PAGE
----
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Issue Analysis

The Kids Aren't All Right: Join Pennsylvania's Fight for School Choice

The battle for school choice in Pennsylvania is still raging, but some of the heroes of the state's school choice movement have already emerged. They are already demonstrating how to win a debate with the power of ideas, if the audience is there to receive the message.

In this week's Jewish Exponent, State Senator Anthony Williams Hardy of Philadelphia made the case for Senate Bill 1:

Sen. Jeff Piccola and I recently introduced Senate Bill 1 providing "Opportunity Scholarships" to low-income families. These $9000 opportunity scholarships would allow parents to send their children to a better-performing public school or pay tuition and enroll their child in a non-public school for less than half of the public money already being spent to send the child to a failing public school.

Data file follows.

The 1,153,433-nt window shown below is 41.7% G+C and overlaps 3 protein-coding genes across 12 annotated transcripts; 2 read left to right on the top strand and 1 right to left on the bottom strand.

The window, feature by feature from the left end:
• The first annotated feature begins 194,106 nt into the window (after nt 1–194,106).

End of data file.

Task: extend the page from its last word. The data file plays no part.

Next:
Reforms advancing similar provisions in Washington, D.C. and Florida have not only been popular, but also academically successful and economically efficient. Pennsylvania could use more academic success and economic efficiency. The state has too long been ignoring its silent education crisis by touting the Department of Education's statistics which suggest that elementary and middle school students in Pennsylvania perform above the national average.

Citizens of the Keystone State should not be deceived. School performance is not measured by how students do when they enter into school, but by how they perform when they come out of it. The state's Commonwealth Foundation reports that Pennsylvania students' SAT performance is almost one hundred points below the national median and more spending during the last gubernatorial administration has not significantly changed this.

With a new election and new voices calling for improving Pennsylvania's ailing education system, it is time for representatives and supporters of real reform to take the initiative and promote legislation which spends taxpayers' money better rather than more. Pennsylvania has a unique opportunity to achieve the initiatives that conservatives have waited for years to achieve. Reform-minded politicians may lead the way on this effort, but reform that makes a difference also requires the support and activism of concerned citizens. Join our effort today.